Specifically, though, how do you prepare for this job interview so that you handle yourself with confidence, communicate effectively, and present your best self from your first contact to winning the position?

You may already know there are several types of interviews: the initial screening, second interview, panel interview, and group interview. It helps to have knowledge of each so that you can be fully prepared. Following are some obvious and not-so-obvious strategies to help you succeed.

Passing the initial screening

Whether your first contact takes place at a career fair or by phone, remember that what you don’t say can be just as revealing as what you do say. The screener can be a recruiter or company representative who is evaluating your credentials, education, goals, and likeability toward matching the qualifications of the position and company culture.

If the meeting takes place in person, make sure you are dressed appropriately. Use body language that indicates you are interested and paying attention. Take several copies of your resume with you. If by phone, keep your tone positive and think about the language you use. Put a mirror in front of you and smile while you talk. It comes through in your voice.

Enunciate your words and speak at a reasonable pace. Above all, be honest.

In the dialogue, identify the general job characteristics that are important to you and why. Explain how your qualifications are a good fit for the position. If you can do so using an example showing you’ve done your homework or have a related experience, it makes you sound stronger.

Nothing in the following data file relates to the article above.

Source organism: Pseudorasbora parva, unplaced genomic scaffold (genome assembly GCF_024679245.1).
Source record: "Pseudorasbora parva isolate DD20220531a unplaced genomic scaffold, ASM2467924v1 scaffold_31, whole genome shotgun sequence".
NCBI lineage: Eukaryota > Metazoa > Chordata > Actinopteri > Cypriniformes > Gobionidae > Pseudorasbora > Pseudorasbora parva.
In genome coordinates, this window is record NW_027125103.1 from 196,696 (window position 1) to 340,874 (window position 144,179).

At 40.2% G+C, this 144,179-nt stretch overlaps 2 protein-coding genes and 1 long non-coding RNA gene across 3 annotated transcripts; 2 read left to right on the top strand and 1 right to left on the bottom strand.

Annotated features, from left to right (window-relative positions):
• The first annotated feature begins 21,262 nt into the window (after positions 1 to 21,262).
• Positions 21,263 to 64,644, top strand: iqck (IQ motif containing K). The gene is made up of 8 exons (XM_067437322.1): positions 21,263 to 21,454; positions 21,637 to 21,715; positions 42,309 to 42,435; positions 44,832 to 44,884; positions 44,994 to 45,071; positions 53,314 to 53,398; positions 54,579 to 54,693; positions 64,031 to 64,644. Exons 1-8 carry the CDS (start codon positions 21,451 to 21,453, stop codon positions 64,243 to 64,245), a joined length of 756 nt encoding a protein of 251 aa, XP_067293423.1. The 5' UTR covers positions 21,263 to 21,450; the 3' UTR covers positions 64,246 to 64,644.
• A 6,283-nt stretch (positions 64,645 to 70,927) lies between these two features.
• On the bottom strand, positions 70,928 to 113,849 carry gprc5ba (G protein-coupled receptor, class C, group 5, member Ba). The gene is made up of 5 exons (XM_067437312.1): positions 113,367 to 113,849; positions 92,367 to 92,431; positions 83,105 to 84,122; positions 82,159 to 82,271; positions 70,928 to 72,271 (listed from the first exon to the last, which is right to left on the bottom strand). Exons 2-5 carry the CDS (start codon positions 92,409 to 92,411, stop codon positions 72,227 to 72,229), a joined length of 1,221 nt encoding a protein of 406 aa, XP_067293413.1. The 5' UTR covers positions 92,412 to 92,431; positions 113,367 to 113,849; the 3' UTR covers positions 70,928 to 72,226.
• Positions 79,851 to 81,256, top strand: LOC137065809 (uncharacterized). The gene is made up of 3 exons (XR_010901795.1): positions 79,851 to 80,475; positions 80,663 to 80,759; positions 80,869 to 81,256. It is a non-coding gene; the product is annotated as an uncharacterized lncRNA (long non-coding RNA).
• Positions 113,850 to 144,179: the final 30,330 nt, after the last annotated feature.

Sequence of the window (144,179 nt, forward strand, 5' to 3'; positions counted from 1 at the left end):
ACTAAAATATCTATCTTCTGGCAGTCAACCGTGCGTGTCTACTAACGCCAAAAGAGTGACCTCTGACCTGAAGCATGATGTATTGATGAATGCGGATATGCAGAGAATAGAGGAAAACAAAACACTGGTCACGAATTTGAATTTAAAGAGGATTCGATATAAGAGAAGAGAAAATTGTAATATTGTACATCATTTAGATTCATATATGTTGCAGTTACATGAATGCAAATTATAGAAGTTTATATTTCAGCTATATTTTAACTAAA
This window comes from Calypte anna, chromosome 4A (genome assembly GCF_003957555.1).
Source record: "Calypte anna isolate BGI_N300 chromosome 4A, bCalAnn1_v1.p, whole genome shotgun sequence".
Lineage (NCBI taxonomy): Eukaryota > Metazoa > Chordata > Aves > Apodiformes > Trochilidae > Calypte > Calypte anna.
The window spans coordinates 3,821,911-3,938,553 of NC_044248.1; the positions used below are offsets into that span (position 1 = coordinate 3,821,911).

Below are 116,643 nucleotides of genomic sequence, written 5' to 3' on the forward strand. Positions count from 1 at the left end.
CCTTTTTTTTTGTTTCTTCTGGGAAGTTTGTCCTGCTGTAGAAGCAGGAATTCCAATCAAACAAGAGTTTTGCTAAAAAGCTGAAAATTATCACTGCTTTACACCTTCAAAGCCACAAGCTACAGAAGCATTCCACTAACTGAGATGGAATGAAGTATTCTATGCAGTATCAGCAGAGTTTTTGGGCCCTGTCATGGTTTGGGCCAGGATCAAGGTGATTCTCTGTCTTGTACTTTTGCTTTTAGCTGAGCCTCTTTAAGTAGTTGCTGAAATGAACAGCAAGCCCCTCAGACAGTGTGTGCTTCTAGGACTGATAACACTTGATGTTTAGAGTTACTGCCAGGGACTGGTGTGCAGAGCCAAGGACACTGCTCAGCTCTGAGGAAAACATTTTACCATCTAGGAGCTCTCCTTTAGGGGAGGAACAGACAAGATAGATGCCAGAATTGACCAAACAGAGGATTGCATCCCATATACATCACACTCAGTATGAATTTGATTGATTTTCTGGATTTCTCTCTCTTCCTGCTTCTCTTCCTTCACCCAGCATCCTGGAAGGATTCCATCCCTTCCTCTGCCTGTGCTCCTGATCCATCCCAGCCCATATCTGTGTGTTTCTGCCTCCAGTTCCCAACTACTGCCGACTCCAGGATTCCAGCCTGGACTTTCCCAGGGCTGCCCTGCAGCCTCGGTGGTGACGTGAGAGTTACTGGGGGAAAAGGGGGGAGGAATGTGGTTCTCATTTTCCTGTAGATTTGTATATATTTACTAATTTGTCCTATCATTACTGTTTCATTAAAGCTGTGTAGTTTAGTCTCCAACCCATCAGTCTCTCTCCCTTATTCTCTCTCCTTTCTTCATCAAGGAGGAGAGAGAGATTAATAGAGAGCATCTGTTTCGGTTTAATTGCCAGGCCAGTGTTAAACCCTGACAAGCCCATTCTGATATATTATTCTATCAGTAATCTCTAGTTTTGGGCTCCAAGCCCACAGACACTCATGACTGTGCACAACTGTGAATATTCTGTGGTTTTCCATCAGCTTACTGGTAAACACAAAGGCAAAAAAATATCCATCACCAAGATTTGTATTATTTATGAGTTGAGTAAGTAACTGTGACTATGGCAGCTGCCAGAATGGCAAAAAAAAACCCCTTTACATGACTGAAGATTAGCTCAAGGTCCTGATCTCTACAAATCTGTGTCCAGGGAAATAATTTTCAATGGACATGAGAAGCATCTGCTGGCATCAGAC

On to the second interview

First, always be prepared with another 2-3 copies of your resume.

Build rapport by shaking hands, smiling, keeping eye contact, and listening. Make sure you have studied the job description and can address all its details. Knowing this helps you navigate the interview toward answering those points and explaining how your traits and skills contribute.

Additionally, do your homework on the company and its current events. Familiarity with current events helps you ask pertinent questions and shows genuine interest. At this juncture, the idea is not only to stay in the running but also to advance to the lead.

The challenge here comes from the interviewer’s use of open-ended questions. Many questions can be anticipated but some cannot. Searching the web to find examples of standard questions to use for practice is one option. However, this same technique is available to everyone else with a computer who is vying for the position you want. A smart interviewer will quickly discern canned answers and may even eliminate you from consideration.

So, how do you stand out as an individual? Be a storyteller. Use the STAR technique (Situation or Task, Action and Result) When you study the standard questions on the web, choose a personal professional experience. Describe the situation or problem, tell what action you took, and relate the outcome to the original question.